The Church has a robust Information Technology (IT) department, quite unlike the one depicted in the Netflix show “The IT Crowd” (highly recommended). Gone are all the paper forms I used to fill out as Bishop, such as missionary applications, BYU ecclesiastical endorsements, Report of Disciplinary Council, Request for sealing cancellation, etc. These and all the rest are now online.
There has yet to be a data breach where the information was shared online. Everything from new bishop recommendations to the above mentioned Report of Disciplinary Council (probably has a different name now) would have very personal information, that could be very embarrassing to not only the individual, but to the local leaders, and the Church as an institution if it was hacked.
Yet, everybody from a Bishop to the Q15 has access to this restricted personal information by means of a password! And even more so for the Q15, who with the click of a computer key can approve a sealing cancellation, deny a request for re-baptism, or approve a Mission President/Bishop Stake President calling.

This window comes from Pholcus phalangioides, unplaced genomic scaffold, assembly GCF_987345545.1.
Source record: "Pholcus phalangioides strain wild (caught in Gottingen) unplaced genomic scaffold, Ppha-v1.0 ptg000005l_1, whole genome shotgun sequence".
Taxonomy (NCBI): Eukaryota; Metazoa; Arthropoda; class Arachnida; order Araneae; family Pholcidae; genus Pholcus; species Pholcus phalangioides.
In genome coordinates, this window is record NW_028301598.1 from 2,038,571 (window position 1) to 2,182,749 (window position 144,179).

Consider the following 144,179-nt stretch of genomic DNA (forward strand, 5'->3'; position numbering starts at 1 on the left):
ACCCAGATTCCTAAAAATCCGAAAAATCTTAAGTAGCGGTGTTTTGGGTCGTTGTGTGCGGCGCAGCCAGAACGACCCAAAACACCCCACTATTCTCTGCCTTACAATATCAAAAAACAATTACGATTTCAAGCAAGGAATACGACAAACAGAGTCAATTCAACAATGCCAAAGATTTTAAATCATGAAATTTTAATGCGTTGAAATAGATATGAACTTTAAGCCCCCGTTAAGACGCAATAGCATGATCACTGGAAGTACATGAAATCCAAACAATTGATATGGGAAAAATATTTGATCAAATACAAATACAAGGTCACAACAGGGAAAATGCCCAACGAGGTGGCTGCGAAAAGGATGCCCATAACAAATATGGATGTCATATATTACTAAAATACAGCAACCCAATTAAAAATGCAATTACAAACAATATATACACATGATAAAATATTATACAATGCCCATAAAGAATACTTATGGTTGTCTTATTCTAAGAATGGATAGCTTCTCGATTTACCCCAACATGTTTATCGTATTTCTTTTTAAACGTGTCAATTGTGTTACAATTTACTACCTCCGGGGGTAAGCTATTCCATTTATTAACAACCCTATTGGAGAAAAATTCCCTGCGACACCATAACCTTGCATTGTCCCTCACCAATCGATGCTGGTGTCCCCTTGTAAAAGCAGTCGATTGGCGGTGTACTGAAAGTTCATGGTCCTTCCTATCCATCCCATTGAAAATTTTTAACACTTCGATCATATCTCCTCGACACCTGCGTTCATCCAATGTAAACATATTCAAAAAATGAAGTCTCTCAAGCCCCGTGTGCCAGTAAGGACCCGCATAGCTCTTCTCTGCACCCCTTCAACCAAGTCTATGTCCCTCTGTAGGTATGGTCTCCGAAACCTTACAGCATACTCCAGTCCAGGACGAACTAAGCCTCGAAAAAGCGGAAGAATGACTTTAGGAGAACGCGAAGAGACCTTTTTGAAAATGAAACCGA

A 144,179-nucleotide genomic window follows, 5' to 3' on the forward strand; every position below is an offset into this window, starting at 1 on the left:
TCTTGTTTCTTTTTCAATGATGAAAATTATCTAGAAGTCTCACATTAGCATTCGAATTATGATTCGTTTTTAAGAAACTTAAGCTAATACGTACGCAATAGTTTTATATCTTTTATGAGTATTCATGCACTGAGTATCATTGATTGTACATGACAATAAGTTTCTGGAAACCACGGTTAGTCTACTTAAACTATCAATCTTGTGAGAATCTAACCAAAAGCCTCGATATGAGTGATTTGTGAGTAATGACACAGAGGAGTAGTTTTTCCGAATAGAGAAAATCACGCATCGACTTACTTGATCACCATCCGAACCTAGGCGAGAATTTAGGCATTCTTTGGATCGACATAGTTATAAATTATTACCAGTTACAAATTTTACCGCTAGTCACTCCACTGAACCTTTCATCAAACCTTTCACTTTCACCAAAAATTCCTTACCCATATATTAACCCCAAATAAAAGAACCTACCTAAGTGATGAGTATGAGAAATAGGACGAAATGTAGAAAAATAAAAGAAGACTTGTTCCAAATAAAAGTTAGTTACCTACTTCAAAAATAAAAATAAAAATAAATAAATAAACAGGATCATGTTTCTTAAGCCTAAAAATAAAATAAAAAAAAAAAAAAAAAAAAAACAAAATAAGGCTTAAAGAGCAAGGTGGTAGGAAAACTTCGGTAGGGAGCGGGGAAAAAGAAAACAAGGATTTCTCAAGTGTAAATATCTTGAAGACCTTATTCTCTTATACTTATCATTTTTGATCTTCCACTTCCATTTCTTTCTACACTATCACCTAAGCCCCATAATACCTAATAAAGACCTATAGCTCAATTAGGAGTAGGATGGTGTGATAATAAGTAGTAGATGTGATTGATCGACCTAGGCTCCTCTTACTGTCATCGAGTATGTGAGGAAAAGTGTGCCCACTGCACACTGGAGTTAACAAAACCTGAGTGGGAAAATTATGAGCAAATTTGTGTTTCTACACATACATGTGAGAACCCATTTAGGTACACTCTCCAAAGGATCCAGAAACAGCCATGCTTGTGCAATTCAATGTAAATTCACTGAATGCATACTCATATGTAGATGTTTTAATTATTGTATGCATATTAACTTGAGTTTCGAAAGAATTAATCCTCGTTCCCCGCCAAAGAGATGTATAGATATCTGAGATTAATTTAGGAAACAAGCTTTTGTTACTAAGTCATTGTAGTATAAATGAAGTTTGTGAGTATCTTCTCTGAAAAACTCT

I have wondered what the Q15 use for their passwords. They must have one for all their church work, that allows them to log onto their computer from anywhere in the world. Do you think they have a real computer generated random password like we are told to use, like
b%fdu73*$2? And if they did have one like that, they would then have to write it down (a big no no!), maybe on the back of their Temple Recommend?
What if they use two factor authentication, which is something you have (a physical object) and something you know. Maybe they use their bar coded Temple recommend to slide into a reader on their computer, and then enter another password?
What if they got to come up with their own passwords? What are your guesses? Here are mine
Pres Nelson: tHe#1Holyone$
Pres Oaks: tHE*enforcer#2
Pres Eyring: 2nDAn0inTED
Elder Bednar: D0ntsTandB4ME
Elder Uchtdorf: IMgODsCOpILOT
Elder Holland: nOtaD0D0RU?
Bro Jergensen (Church Auditing Department): n0thing2cHere
What kind of login security do you think they have? Passwords, or a maybe a password token (in all white of course) that generates a one-time code? Your thoughts?